The swimming pattern of protozoa can be a low-cost method of identifying water toxins, according to a new study.
Several species of protozoa are covered in hair-like cilia that beat in a coordinated way to propel them through a fluid.
Chemicals in the fluid can interfere with the transport of calcium to the cilia, with different chemicals bringing about a marked alteration in the microbes' swimming style, points out Robert Curtis at Petrel Biosensors, a spin-out of the Woods Hole Oceanographic Institution in Massachusetts.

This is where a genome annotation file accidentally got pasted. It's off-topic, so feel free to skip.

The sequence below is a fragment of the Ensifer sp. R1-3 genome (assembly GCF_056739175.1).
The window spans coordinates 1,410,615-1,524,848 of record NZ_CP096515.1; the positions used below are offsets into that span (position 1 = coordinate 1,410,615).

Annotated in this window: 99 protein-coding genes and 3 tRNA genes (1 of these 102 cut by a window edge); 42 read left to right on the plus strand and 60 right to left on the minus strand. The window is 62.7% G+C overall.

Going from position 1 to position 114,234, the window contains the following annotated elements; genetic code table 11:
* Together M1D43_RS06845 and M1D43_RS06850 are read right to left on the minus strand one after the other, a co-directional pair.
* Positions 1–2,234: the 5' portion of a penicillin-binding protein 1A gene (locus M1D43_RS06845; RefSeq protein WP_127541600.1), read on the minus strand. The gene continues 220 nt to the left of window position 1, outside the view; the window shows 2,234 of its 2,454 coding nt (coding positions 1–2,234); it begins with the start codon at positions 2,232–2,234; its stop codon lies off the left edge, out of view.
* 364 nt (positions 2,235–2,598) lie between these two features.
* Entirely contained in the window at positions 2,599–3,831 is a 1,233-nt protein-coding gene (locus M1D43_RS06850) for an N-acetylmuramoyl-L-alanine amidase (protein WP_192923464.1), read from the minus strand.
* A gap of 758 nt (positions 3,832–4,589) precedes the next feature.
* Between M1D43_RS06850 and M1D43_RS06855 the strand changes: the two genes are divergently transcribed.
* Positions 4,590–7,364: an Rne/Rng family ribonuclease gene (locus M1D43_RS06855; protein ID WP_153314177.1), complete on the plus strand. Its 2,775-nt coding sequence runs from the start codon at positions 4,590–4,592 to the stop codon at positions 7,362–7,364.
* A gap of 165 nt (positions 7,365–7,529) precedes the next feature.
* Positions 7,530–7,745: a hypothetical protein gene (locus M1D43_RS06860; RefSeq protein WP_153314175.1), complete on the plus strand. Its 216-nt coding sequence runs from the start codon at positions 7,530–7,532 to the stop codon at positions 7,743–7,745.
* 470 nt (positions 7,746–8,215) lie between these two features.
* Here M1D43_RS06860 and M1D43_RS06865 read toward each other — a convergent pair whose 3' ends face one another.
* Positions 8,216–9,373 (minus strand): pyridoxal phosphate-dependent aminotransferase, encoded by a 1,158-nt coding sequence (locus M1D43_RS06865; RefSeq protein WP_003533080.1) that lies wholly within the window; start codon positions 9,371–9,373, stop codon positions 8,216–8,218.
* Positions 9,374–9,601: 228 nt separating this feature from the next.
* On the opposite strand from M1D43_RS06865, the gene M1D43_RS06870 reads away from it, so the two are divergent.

For the study, Curtis's team placed protozoans in test solutions containing different common toxins, and used a camera to assess the resulting swimming patterns.
Using these as reference points, the researchers are now developing a device that uses algorithms to match the microbes' swimming style in a water sample to the toxin present, if any.
"You can see very distinct patterns of swimming, so we can say if it's a heavy metal toxin or a phospho-organic toxin," The New Scientist quoted Curtis, as saying.
According to the company, the instrument will be priced around 15,000dollars.
Each test will cost 1 to 2dollars and take around 30 seconds, unlike tests with existing devices, which can cost up to 400dollars and take two to three days, said Curtis. (ANI)